Rudely but accurately referred to as The Spare, Prince Harry fails to embarrass himself or the British Monarchy by “revelations” that barely warrant the description of footnotes. No doubt encouraged by his wife’s American inclination to first inflate and then explode Celebrity, he certainly justifies criticism of his education, upbringing and lifetime compass. But then few of us have been educated adequately, brought up properly or given a realistic moral compass. That is why we live so long – it takes all that time to supplement the early failures.
Explaining exactly what the monarchy is must have been a nightmare during a period of great stability, dutifully handled by Queen Elizabeth II, and unprecedented social turmoil stirred by her many governments and their electors. The British admire ‘unchanging’ for good reasons. Life was not meant to be static but nor, they suspect, was it meant to be lived on an isolationist, nuclear-threatened, digitised racetrack being fought over by Democracy and Autocracy. Perhaps they had already discovered that life is for living, even before Covid told the rest of the world.
Small wonder, then, that Prince Harry has had a confused time searching, as people in his sort of position so often do, for a place in society he will probably never get and an independence he cannot quite define. Sad that the path he is now incoherently treading leads to disappointment of the kind his great uncle had to live with for many years of his life. All is not lost. America loves the British Royal Family with its quirky traditions and inexplicable complexities. It is, for them, a soap opera that leaves Dallas, Neighbours and the Kardashians floundering. It blends unbelievable real life with credible fantasy.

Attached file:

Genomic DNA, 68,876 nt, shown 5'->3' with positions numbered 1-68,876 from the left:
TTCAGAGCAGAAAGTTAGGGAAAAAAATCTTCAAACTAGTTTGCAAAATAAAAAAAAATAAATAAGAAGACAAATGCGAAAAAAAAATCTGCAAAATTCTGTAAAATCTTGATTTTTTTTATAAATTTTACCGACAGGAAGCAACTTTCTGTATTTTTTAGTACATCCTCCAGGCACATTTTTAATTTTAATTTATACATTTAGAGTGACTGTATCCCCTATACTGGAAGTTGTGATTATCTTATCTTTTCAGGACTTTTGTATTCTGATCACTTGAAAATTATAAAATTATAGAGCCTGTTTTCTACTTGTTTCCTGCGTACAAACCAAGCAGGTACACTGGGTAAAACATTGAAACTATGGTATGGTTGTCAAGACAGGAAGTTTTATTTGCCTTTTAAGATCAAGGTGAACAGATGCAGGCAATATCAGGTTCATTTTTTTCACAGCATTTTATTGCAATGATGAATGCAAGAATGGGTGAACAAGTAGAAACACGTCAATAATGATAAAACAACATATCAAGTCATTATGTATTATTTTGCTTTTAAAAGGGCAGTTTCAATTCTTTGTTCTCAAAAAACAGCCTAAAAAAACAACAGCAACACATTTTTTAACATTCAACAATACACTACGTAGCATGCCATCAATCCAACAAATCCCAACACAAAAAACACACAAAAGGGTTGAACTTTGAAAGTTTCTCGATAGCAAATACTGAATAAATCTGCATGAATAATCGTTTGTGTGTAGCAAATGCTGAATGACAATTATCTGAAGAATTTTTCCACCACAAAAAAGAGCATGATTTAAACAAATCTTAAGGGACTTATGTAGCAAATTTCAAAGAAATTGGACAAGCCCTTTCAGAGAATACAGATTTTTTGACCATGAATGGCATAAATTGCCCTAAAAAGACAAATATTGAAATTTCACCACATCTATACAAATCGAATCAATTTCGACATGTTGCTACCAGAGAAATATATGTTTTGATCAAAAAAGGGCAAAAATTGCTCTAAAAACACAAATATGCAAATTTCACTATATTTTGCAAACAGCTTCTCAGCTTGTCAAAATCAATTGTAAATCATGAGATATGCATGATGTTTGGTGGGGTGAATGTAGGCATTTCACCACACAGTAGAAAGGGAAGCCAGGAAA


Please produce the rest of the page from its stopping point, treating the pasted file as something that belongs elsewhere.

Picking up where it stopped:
Try getting that into your autobiography.
To make a serious issue of Prince Harry’s somewhat off-piste behaviour is to fall into the trap that he, or someone very close to him, has so carefully set. For every Emperor there must be a Charlie Chaplin, a figure quivering between invention and reality. For every Monarch there must be a Mischief Maker, someone to lighten the pompous ritual that ensures endurance.
We wish Prince Harry a long and happy life – and beg him not to take it all too seriously.
It is not his role to do so.
If you have a not-too-serious view of the situation please tell us at email@example.com or just drop me a line. Life is for laughter, too.
9 January 2023